Today’s concert programme is by no means accidental: it is composed of works that are all in some way connected to Rudolf Barshai and his life. Thus, when contemplating this event, I knew right away that it had to start with Bach’s music. “I believe that, if there is anything important that I was able to do in my lifetime, something I would think of as I stand in front of God, it is for two things. The first one is Bach’s “The Art of the Fugue”, and the second is Mahler’s Tenth. … I have to admit that when I was working on these two compositions, I was truly alive, I was breathing oxygen, air. It was life itself for me. The rest was secondary. … I thank my fate, I thank God that I was given a chance to work with this great music.” (Rudolf Barshai. Quoted from “The Note” by Oleg Dorman). Barshai’s musical education started with Bach’s Siciliana, and the story of his orchestra with the Brandenburg Concerto. The first time he heard me perform the Dorian Toccata and Fugue, he fell under the spell of this music, he could not let go of the idea of the never-ending ascent. The constant striving to keep going up, higher, without any respite, was just like Rudolf Barshai’s life, dedicated solely and honourably to serving Music. Barshai was planning to orchestrate the Dorian Toccata and Fugue in D minor and the Prelude and Fugue in С major, but ran out of time.

Even as a young man, Barshai was “obsessed with arranging” music for orchestra. Today his re-interpretations and instrumentations are considered some of the best. His chamber symphonies, born out of quartets by Beethoven, Borodin, Tchaikovsky and Ravel, his arrangements of five string quartets by Shostakovich (the first, third, fourth, eighth and tenth) have entered the classic orchestral repertoire and are performed all over the world. Barshai considered orchestrating and completing Bach’s “The Art of the Fugue” and reconstructing Gustav Mahler’s Tenth Symphony his life’s work.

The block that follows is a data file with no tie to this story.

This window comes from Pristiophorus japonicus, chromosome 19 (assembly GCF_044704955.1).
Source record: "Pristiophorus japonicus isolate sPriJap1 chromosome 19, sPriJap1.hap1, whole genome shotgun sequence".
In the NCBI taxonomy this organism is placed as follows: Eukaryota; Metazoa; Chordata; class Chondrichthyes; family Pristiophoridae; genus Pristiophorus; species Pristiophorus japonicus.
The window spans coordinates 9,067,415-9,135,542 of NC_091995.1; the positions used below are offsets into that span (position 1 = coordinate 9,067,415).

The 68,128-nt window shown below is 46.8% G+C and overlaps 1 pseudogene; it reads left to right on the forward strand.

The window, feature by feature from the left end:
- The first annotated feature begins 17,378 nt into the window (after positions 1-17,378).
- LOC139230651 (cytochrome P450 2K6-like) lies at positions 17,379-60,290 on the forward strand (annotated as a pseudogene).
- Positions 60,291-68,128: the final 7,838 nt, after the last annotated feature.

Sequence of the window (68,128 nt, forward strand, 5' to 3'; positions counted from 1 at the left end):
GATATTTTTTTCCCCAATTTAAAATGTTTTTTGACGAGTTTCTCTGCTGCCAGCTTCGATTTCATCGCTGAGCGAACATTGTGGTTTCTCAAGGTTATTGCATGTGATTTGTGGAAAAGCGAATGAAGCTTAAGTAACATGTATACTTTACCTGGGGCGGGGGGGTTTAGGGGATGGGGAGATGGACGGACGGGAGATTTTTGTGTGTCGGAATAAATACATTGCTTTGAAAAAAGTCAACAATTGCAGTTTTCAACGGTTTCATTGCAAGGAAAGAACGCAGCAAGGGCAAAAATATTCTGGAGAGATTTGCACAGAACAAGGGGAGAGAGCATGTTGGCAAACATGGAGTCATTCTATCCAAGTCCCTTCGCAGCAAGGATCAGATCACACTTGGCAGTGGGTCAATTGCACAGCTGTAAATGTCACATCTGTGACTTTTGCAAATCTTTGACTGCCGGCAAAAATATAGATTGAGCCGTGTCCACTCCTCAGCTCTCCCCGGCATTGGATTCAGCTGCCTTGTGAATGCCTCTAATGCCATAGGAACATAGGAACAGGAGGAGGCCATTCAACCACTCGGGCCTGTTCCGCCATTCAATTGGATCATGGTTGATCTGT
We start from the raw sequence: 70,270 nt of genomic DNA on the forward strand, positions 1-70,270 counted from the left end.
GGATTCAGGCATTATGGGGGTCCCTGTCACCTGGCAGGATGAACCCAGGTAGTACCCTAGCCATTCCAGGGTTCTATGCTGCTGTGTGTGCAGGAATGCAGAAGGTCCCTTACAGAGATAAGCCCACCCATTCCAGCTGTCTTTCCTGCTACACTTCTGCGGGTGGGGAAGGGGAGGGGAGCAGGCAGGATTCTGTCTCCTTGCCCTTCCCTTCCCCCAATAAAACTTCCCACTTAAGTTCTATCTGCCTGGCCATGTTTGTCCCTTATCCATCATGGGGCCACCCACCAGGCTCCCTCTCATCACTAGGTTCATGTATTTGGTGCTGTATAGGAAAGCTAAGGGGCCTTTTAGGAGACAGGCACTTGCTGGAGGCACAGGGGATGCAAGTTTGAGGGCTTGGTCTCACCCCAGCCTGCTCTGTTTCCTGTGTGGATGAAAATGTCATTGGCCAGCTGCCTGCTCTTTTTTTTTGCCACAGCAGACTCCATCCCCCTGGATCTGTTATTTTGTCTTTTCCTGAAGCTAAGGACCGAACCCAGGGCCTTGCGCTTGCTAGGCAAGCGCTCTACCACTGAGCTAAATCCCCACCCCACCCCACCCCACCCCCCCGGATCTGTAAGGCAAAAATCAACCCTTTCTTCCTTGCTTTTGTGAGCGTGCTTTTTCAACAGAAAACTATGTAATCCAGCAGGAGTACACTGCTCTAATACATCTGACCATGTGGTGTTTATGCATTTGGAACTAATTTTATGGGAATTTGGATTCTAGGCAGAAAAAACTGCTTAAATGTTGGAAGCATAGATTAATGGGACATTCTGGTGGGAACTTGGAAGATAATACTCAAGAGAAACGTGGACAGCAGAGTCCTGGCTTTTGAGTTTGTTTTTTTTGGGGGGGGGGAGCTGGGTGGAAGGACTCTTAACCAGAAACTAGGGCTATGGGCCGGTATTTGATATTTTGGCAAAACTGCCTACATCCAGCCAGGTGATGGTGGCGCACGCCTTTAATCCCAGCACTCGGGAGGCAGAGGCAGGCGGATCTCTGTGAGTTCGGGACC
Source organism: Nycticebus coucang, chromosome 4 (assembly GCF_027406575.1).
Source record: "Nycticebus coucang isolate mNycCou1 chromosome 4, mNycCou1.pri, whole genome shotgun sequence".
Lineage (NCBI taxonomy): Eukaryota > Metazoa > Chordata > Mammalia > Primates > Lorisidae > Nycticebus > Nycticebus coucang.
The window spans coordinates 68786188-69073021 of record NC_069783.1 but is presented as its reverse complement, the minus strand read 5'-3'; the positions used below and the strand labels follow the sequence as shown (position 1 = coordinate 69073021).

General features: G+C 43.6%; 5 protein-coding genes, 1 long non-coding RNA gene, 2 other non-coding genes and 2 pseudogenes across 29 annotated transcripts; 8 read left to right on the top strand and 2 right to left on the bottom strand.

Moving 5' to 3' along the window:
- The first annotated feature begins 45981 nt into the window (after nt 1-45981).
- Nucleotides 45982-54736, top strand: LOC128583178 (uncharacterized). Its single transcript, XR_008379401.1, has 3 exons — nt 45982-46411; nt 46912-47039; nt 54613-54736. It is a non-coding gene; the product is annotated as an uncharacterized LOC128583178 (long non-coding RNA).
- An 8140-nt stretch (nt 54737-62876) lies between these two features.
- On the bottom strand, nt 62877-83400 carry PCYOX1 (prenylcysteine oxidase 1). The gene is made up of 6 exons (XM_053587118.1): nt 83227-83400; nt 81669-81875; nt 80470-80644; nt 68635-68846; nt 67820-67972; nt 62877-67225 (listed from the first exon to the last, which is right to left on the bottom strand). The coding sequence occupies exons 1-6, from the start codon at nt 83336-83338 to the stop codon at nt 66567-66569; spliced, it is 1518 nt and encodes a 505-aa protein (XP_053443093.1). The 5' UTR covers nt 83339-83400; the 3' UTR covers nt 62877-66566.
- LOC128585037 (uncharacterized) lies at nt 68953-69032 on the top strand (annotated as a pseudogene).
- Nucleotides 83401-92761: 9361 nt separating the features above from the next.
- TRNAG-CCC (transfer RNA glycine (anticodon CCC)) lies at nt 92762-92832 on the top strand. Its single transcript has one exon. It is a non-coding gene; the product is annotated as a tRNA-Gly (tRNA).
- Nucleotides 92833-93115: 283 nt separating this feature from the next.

It may be hard for you to believe that up to the middle of the 20th century, only three or four concertos from Vivaldi’s enormous body of work were performed in Russia,” Barshai explained when telling the story of his orchestra. “Our goal was to create an infallible mechanism of performing polyphonic music. First and foremost, Bach and Vivaldi, and then Haydn, Mozart, etc.” The Moscow Chamber Orchestra’s first concert took place at the Conservatory’s Small Hall on April 2 1956. Along with Bach’s suite and Couperin’s concerto, the programme included two works by Vivaldi, the Concerto Grosso and Concerto for Four Violins, as well as a symphony by Vivaldi’s contemporary Manfredini.

At the heart of the first half of today’s performance are two concertos by Antonio Vivaldi arranged for the organ and dedicated to Rudolf Barshai.